Kate Renwick-Espinosa was weeks into a four-month maternity leave from VSP Vision Care when her boss called and asked to stop by.
Northern California’s economy hasn’t edged far enough into recovery to encourage strong hiring. The bouncing stock market, shaky European economies and an upcoming presidential election have many managers wondering what kind of business climate they’ll be dealing with a year from now.
“We intend — on our own as the majority party — to do all that we can to put people back to work.” So says Senate Majority Leader Darrell Steinberg. Well, that certainly is good news.
Kevin Manzer gave up being a cop to clean carpets.
Blair Sapeta isn’t setting aside money for her retirement. She’s just 31 years old and has more immediate financial concerns.
Looking back, it’s easy to see how some local government pension plans wound up underfunded. As described in last month’s issue, much of the blame goes to generous legislation passed during California’s boom cycles.
Today, there are more than 8 million women-owned businesses in America, generating nearly $1.3 trillion in annual revenue. Women continue to launch enterprises at a faster rate than the national average, according to the latest Census data. In fact, women have been launching and growing businesses faster than men for the past two decades.
It’s the middle of the night, and the whole world is sleeping — except for the nearly 24 million Americans who are working the night shift.
For decades America has been steadily approaching a major social development — a time when the number of women in the work force would surpass the number of men. That moment has now arrived, brought on by, of all things, a recession.
California will need close to a million new medical assistants, lab techs, respiratory therapists and other skilled health workers in the next 20 years in addition to new doctors and nurses, a recent study estimates. But the state doesn’t have enough educational capacity to train them all.
Tasked with finding matches for the highest-ranking positions in business, executive recruiters rely on their networks to find candidates. With websites such as Facebook and Twitter linking personal and professional worlds, it seems like a natural move to forgo the phone tree in favor of web connections.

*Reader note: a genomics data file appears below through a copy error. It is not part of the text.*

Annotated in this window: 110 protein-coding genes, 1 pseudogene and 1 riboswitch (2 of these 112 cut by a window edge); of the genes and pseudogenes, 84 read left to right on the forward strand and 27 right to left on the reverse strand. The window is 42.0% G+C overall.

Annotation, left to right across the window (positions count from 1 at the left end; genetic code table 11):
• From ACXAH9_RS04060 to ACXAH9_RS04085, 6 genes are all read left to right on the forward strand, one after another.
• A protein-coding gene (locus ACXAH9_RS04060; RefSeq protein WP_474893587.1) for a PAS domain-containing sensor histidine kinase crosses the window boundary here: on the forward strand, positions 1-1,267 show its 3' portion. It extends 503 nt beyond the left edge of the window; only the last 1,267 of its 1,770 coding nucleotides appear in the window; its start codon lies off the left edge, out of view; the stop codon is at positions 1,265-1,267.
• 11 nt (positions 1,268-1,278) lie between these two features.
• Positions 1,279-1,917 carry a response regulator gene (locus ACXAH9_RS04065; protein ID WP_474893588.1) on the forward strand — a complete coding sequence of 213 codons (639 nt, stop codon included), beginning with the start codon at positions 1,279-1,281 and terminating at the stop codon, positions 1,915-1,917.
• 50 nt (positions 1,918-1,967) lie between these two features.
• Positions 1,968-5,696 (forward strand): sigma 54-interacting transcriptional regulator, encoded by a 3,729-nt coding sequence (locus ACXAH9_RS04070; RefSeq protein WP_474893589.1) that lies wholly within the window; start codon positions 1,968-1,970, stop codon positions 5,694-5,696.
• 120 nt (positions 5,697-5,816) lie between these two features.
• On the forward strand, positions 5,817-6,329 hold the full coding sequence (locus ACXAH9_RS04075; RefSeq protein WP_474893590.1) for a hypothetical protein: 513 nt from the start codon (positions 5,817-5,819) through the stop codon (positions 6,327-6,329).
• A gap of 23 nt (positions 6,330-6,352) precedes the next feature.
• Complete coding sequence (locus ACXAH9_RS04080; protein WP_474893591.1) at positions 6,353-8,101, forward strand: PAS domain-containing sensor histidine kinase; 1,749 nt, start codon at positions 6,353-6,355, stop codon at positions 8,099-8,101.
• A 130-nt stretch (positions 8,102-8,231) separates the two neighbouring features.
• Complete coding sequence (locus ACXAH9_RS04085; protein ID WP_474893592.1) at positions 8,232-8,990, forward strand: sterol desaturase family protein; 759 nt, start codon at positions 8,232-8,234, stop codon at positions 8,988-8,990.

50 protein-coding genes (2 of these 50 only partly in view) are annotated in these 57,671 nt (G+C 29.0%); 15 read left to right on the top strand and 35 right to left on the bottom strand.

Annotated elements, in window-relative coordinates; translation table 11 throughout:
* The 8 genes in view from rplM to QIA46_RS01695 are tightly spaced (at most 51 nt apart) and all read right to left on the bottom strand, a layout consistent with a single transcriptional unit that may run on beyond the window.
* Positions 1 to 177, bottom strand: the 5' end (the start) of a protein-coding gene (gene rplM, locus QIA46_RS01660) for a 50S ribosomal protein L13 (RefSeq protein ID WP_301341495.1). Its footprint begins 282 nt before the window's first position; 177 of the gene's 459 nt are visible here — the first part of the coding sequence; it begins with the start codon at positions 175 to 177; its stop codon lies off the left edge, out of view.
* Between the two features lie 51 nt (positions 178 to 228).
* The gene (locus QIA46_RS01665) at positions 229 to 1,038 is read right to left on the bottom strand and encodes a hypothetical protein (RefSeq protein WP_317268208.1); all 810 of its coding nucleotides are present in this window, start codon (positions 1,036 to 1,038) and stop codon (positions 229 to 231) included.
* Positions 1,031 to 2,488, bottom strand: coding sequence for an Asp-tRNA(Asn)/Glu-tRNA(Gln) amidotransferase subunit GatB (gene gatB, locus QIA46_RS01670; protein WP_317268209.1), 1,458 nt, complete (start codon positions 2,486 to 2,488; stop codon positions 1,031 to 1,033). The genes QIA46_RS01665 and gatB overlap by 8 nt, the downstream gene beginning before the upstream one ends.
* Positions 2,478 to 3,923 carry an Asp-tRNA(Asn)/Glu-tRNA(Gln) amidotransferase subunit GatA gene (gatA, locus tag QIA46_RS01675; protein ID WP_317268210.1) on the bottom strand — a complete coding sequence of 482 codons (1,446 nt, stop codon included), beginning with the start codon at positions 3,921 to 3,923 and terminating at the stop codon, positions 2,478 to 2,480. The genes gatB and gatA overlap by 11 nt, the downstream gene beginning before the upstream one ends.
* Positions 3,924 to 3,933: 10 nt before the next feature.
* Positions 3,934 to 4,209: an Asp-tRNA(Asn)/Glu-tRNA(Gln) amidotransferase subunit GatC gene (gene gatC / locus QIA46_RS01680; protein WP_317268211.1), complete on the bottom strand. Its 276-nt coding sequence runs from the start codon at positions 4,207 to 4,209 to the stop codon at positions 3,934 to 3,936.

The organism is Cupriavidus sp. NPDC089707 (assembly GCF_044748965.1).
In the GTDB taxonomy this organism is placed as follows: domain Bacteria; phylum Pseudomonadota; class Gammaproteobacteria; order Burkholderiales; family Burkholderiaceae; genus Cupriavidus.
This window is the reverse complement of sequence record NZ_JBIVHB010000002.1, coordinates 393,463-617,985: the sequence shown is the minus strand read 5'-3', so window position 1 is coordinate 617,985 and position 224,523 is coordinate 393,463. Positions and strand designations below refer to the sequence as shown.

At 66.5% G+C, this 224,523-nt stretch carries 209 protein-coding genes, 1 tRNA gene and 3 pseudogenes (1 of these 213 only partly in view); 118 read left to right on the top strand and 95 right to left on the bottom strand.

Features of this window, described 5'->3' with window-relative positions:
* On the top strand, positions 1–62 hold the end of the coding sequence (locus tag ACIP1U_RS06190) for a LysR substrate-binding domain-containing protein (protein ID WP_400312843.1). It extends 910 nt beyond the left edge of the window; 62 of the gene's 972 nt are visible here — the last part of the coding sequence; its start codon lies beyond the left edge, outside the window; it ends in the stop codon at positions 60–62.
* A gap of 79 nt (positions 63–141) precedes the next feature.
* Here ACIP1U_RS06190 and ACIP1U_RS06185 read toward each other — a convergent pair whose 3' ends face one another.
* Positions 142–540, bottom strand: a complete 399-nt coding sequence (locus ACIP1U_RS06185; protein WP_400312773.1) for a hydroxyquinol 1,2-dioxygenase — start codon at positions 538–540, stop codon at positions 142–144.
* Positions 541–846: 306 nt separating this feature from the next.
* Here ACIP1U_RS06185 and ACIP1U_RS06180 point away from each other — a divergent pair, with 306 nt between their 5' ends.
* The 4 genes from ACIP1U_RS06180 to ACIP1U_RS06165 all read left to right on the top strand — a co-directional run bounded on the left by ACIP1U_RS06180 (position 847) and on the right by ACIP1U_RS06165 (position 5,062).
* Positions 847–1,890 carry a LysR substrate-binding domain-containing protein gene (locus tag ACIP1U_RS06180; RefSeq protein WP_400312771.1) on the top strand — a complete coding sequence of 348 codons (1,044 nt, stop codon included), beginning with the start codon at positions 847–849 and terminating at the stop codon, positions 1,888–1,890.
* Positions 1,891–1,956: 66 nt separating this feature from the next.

Markus Bokisch has grown into the kind of man who doesn’t mind having his wife in his business. But it didn’t happen overnight.
For decades, the contours of the Capital Region economy seemed etched in stone. Government, manufacturing and construction employed the bulk of the population. After the boom and bust of the past decade, however, the job profile of the future could be almost unrecognizable.
Nearly 70 percent of California’s high school foster youth dropped out last year. Of the 10 percent that make it to higher education, just 3 percent are likely to graduate.
This summer, the Milken Institute released its second report on manufacturing in California. Seven years the institute sounded the alarm that California was losing its manufacturing edge, the driving force for postwar prosperity from the aerospace industry through high technology. The institute said policy makers should pay attention to the state’s manufacturing decline.
Many things can claim victim status in the wake of the current economy, but local MBA programs aren’t one of them.
Despite significant tuition costs, ranging from $12,000 to $40,000, MBA programs are at worst holding steady in enrollments, and many are actually enjoying surges — not just in applications but in qualified applications.
Late on a work night, Amy Mathews picked up her ringing BlackBerry to find a frantic customer on the other end. On an airplane nearing departure for Buenos Aires, a woman realized her debit card was on the verge of expiration. She would be out of the country for weeks without an easy way to access cash. Mathews knew she held the solution in her palm. From her BlackBerry, the corporate banking manager at Mechanics Bank fired off a couple emails and got a new debit card ordered in minutes.